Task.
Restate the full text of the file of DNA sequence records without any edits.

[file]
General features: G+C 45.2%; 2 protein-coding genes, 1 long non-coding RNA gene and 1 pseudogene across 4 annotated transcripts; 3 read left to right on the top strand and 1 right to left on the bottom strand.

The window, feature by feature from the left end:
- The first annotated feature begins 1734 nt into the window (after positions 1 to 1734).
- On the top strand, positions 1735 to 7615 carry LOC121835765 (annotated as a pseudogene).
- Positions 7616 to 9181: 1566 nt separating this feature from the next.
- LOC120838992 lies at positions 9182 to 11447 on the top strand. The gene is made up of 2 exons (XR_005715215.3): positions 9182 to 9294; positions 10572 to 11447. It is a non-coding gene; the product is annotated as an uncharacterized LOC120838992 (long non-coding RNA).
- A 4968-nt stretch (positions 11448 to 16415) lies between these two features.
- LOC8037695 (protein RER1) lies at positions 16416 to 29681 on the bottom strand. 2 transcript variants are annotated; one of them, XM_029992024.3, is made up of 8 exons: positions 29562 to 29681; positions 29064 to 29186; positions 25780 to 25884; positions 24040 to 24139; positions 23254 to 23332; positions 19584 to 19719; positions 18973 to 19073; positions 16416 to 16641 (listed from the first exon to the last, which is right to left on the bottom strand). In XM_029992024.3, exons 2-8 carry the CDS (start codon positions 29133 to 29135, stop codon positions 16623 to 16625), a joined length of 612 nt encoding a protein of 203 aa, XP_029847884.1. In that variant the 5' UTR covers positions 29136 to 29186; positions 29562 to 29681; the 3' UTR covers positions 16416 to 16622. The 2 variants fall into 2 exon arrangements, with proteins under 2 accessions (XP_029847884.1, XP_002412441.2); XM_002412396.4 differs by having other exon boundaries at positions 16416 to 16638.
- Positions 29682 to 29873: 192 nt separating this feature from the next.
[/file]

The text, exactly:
General features: G+C 45.2%; 2 protein-coding genes, 1 long non-coding RNA gene and 1 pseudogene across 4 annotated transcripts; 3 read left to right on the top strand and 1 right to left on the bottom strand.

The window, feature by feature from the left end:
- The first annotated feature begins 1734 nt into the window (after positions 1 to 1734).
- On the top strand, positions 1735 to 7615 carry LOC121835765 (annotated as a pseudogene).
- Positions 7616 to 9181: 1566 nt separating this feature from the next.
- LOC120838992 lies at positions 9182 to 11447 on the top strand. The gene is made up of 2 exons (XR_005715215.3): positions 9182 to 9294; positions 10572 to 11447. It is a non-coding gene; the product is annotated as an uncharacterized LOC120838992 (long non-coding RNA).
- A 4968-nt stretch (positions 11448 to 16415) lies between these two features.
- LOC8037695 (protein RER1) lies at positions 16416 to 29681 on the bottom strand. 2 transcript variants are annotated; one of them, XM_029992024.3, is made up of 8 exons: positions 29562 to 29681; positions 29064 to 29186; positions 25780 to 25884; positions 24040 to 24139; positions 23254 to 23332; positions 19584 to 19719; positions 18973 to 19073; positions 16416 to 16641 (listed from the first exon to the last, which is right to left on the bottom strand). In XM_029992024.3, exons 2-8 carry the CDS (start codon positions 29133 to 29135, stop codon positions 16623 to 16625), a joined length of 612 nt encoding a protein of 203 aa, XP_029847884.1. In that variant the 5' UTR covers positions 29136 to 29186; positions 29562 to 29681; the 3' UTR covers positions 16416 to 16622. The 2 variants fall into 2 exon arrangements, with proteins under 2 accessions (XP_029847884.1, XP_002412441.2); XM_002412396.4 differs by having other exon boundaries at positions 16416 to 16638.
- Positions 29682 to 29873: 192 nt separating this feature from the next.